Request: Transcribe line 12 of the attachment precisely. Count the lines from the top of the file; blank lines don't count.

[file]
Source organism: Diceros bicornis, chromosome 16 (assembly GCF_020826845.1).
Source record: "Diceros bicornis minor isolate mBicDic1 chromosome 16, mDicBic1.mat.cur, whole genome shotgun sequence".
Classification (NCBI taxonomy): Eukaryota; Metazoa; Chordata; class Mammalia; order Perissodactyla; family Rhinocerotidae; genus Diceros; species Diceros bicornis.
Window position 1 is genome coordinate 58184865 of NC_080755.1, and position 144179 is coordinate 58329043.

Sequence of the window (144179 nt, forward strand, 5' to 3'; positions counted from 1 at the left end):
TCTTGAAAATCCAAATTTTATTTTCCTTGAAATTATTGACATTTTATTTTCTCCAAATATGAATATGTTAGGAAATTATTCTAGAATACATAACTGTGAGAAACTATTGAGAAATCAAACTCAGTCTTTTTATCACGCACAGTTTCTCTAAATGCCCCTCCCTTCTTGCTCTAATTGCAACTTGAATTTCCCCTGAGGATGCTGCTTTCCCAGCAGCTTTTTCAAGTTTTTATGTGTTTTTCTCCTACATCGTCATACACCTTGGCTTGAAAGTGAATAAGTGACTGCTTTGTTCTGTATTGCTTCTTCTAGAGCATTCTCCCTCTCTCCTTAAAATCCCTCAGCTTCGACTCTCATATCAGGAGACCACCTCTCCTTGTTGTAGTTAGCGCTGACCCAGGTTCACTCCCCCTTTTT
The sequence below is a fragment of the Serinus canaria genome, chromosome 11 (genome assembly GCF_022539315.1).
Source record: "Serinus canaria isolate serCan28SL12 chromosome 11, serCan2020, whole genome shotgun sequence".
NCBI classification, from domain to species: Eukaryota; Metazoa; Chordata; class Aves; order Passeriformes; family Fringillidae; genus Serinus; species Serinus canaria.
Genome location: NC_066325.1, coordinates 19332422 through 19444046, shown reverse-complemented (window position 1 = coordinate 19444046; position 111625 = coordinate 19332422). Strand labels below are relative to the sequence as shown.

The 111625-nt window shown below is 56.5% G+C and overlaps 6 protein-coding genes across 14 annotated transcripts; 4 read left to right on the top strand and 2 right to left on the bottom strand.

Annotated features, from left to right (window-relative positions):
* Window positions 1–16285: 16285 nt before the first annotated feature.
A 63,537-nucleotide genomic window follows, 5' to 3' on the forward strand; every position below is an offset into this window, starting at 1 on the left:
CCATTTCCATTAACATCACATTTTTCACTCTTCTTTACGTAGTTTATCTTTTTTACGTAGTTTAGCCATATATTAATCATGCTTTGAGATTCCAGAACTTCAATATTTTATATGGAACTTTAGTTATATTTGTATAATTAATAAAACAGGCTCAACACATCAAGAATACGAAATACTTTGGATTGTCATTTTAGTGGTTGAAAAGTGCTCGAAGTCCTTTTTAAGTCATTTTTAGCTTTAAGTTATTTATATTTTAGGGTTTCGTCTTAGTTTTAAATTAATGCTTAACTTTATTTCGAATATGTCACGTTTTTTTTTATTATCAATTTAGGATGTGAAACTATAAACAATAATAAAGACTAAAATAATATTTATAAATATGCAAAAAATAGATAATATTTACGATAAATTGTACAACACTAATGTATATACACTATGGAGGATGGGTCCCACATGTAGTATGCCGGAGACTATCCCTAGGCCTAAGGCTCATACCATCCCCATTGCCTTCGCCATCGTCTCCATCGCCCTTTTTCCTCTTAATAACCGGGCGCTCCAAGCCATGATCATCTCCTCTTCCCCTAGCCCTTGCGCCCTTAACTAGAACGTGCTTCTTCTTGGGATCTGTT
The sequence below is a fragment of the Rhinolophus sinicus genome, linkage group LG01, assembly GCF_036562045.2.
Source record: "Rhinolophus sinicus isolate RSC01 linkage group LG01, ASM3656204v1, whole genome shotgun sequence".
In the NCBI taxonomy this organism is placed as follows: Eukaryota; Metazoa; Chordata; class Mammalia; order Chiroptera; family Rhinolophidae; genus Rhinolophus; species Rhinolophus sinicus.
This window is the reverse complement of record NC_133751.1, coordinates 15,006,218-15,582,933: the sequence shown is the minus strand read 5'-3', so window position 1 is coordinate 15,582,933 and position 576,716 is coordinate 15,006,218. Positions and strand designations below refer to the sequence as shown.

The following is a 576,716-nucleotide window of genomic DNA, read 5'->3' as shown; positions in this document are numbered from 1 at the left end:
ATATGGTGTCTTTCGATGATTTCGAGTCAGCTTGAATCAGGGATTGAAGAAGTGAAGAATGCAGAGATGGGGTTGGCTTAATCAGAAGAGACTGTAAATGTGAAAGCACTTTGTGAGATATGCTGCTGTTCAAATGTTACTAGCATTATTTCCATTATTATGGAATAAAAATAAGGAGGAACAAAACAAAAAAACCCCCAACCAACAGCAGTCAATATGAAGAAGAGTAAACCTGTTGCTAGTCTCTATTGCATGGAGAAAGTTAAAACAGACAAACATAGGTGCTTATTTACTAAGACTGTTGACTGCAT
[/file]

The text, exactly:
Annotated features, from left to right (window-relative positions):